One of the first things Steve Jobs did when he returned to Apple was to slash the Macintosh product line from dozens of models down to three: iMac, PowerBook, and PowerMac. The iBook followed a year later, bringing the total to a sensible four. Four was a good number. You had a consumer laptop and desktop (iBook and iMac), and a professional laptop and desktop (PowerBook and PowerMac). With build-to-order, customers could configure a specific model to their delight, but the product matrix was downright simple and easy for anyone to understand. Generally speaking, you knew if you were a consumer or professional user, and you just had to decide between a laptop and desktop.

Apple has stuck to this product simplicity philosophy, and it has certainly been a contributing factor to their recent success.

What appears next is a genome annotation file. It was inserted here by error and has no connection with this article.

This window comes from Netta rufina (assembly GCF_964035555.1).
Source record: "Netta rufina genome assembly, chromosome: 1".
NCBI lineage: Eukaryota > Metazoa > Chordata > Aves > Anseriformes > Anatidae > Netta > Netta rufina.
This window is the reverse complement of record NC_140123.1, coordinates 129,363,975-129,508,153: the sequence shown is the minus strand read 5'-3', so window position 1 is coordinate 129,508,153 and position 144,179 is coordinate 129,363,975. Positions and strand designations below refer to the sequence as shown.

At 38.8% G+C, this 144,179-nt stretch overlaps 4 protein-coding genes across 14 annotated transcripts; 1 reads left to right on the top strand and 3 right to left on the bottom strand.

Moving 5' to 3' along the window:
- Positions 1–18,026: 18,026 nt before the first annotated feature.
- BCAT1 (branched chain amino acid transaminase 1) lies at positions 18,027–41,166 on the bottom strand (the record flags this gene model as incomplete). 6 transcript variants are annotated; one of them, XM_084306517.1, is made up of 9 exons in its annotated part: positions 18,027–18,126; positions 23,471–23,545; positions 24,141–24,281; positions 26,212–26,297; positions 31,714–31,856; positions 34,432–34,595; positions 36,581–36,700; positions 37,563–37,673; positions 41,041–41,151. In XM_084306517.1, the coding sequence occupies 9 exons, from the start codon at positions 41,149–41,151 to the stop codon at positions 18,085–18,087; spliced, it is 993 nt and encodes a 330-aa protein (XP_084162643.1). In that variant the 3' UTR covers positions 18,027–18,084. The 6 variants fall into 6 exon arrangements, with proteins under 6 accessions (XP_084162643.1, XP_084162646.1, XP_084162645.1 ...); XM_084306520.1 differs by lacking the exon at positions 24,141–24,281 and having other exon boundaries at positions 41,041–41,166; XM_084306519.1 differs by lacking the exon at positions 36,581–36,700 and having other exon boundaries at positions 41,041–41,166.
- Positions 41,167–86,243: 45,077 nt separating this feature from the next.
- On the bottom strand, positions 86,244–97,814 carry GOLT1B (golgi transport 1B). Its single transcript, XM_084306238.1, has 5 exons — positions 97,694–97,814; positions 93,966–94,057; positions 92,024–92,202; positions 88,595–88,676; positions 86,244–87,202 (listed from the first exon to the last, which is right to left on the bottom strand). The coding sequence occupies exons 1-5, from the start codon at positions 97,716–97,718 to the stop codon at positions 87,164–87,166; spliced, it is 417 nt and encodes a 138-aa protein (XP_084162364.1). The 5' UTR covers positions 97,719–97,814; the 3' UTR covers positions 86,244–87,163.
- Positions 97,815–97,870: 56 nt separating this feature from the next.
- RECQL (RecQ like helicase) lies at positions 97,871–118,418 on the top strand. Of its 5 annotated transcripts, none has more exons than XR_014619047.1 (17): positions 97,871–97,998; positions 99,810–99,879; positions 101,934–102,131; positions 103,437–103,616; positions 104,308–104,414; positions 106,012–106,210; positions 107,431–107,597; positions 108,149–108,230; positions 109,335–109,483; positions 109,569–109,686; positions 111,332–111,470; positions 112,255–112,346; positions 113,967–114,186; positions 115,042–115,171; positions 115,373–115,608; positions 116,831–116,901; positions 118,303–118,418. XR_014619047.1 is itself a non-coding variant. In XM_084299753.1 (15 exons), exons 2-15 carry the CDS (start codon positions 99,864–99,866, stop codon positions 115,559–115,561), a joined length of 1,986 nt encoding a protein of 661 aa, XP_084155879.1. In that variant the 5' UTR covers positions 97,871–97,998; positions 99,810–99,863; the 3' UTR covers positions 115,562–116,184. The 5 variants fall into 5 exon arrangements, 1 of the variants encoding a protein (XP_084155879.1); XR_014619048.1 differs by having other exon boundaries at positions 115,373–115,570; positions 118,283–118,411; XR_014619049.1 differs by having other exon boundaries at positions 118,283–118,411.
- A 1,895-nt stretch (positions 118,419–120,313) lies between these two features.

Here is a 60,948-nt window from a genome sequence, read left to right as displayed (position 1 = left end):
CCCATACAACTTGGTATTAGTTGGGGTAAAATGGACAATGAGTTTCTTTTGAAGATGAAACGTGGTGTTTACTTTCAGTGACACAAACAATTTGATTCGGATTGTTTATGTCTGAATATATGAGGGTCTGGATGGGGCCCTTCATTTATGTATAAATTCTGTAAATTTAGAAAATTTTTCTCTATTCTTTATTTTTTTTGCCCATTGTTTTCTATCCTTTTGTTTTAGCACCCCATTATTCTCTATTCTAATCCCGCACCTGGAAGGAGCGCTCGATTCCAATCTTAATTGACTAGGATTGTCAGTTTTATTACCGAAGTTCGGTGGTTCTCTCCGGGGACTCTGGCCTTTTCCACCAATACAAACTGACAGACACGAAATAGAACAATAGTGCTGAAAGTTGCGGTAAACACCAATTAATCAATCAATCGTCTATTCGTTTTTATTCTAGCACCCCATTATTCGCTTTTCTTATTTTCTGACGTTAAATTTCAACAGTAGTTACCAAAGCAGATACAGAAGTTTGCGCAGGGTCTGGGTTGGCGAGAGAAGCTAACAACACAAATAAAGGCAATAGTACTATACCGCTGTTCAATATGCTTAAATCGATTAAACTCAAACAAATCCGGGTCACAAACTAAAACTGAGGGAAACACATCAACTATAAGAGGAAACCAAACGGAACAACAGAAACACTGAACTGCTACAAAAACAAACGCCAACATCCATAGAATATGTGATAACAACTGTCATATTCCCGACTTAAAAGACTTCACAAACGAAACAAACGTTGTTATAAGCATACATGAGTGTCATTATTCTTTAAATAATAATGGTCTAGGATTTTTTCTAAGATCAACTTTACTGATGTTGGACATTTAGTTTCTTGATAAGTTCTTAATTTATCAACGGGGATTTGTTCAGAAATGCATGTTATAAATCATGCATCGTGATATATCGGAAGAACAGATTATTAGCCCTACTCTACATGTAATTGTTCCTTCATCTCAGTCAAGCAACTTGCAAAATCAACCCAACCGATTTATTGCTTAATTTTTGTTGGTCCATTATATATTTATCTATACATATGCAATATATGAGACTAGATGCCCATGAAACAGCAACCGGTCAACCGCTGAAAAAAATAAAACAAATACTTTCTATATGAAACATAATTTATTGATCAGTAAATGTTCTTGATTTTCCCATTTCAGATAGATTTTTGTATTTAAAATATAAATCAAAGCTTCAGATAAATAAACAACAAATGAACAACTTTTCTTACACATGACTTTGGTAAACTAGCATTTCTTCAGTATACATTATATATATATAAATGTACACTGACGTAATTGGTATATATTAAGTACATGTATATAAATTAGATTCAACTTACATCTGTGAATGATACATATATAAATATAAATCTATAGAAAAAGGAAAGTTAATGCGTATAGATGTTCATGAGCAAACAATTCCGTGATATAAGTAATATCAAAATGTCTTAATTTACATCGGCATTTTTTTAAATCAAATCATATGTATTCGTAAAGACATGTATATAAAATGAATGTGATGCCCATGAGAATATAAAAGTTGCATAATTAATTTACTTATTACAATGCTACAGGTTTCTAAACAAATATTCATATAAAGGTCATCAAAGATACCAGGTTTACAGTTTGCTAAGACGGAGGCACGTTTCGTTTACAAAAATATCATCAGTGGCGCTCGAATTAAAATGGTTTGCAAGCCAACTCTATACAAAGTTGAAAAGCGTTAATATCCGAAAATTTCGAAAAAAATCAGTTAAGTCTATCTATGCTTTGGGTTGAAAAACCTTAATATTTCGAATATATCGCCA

High-level managers at Apple have said that the toughest part of their job is deciding what not to do. The natural tendency is for companies to begin branching out, spreading their engineering resources thin across an ever-expanding but undistinguished line of products (e.g., look at all the printers HP sells). But a few companies resist, putting their “A team” on each of a small number of products. It helps a company remain focused, it helps ensure that each individual product stands on its own, and it also drastically simplifies the marketing message.

I have watched with dismay as Garmin has gone down the “product bloat” path.

Now, more than ever, they need to simplify their product matrix and marketing message. Because they not only have their traditional peers to compete with (e.g., Magellan and automobile manufacturers), but they also are about to receive huge competition from smartphones. Garmin needs to differentiate themselves from these new market challenges, and produce a smaller number of products that offer an obvious experience and benefit unavailable in alternative products.